Patients were categorized as low or high risk based on a MASCC score of ≥21 and no high risk IDSA and ASCO criteria. Two criteria from the score are subjective, the burden of disease and the presence of dehydration requiring IV fluids. These were assigned based on level of distress in notes and vital signs for the burden of disease and by signs of dehydration documented in the notes, given IV fluids, and BUN/Cr ratio.
- Neutropenia < 1000 cells/uL
- Temp > 100.4°F
- Cancer treatment in past 6 months (active disease)
- Unknown etiology of fever
Primary: Guideline concordant management – disposition and route of antibiotic were in agreement with guidelines.
Secondary: Identification of bacteremia, sepsis induced hypotension or death within 30 days, and use of vancomycin.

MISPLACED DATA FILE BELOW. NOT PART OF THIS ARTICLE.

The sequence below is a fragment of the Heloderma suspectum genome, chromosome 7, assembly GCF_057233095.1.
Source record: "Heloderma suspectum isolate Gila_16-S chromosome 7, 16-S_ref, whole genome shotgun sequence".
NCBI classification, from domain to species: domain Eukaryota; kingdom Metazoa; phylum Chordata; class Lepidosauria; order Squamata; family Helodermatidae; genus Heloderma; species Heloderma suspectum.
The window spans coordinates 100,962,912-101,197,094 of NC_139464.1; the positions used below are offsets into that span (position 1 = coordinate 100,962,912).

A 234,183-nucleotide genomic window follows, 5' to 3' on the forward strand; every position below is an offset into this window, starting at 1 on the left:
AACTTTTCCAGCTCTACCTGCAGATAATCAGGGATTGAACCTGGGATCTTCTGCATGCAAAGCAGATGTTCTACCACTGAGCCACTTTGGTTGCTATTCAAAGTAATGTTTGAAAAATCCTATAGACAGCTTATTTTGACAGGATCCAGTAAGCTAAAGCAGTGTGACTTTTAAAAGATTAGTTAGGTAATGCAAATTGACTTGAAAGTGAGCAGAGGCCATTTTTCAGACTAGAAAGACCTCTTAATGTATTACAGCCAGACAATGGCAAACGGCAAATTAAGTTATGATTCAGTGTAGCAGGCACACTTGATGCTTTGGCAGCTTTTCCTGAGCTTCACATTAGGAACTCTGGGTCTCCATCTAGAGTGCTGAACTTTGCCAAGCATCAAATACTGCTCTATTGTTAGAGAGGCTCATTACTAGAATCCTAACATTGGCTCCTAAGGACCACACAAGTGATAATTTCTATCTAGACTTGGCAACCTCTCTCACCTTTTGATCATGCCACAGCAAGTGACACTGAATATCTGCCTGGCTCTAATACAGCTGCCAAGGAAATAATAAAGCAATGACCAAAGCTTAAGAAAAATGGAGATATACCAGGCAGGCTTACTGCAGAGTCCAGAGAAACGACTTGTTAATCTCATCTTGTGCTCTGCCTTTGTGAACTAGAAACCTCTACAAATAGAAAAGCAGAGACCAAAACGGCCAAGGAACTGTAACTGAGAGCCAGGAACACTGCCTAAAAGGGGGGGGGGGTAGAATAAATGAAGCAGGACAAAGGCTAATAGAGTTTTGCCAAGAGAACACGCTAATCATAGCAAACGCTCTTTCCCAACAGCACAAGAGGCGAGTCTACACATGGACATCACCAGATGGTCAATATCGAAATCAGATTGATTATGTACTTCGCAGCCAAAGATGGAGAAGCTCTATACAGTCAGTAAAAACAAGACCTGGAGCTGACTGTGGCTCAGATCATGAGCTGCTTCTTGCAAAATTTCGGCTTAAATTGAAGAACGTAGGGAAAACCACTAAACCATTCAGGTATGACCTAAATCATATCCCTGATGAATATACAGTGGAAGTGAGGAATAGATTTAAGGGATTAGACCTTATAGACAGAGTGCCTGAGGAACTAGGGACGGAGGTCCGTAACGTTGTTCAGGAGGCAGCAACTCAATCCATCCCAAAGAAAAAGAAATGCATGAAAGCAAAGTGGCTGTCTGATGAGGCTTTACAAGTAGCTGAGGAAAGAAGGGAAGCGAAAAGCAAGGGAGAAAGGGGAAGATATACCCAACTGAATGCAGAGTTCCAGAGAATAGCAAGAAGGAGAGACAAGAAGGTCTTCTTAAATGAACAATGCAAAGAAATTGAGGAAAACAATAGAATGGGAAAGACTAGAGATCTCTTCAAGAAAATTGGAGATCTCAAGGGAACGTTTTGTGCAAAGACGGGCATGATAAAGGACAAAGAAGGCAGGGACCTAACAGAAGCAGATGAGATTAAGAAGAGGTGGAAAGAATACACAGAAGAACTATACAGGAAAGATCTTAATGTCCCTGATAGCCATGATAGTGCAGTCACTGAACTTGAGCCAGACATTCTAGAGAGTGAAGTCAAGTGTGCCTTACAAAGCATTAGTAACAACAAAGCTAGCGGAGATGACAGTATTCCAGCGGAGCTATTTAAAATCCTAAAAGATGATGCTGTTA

930 cases of neutropenia were identified and 326 of these cases had a fever. 153 cases were excluded for a known etiology or without active cancer.
173 used for analysis with 44 classified as low-risk and 129 classified as high-risk.
52 patients were not given guideline recommended care (43 of low-risk and 9 of high-risk). All except 1 patient from the low-risk group were admitted with the majority of patients receiving IV antibiotics. Discordance of the high-risk group was secondary to inappropriate antibiotics (oral or none) and 2 patients were inappropriately sent for outpatient treatment.
For the secondary outcomes they noted 26 patients overall and 18 high-risk patients received vancomycin when not indicated. Only 1 (3.1%) patient of the low-risk was culture positive and none had sepsis induced hypotension or death in 30 days.
No patients were lost to follow up.
- Retrospective single site study.
- Small numbers especially in the low-risk group.
- Subjective aspect of the chart review regarding the MASCC score in regards to the burden of disease and dehydration.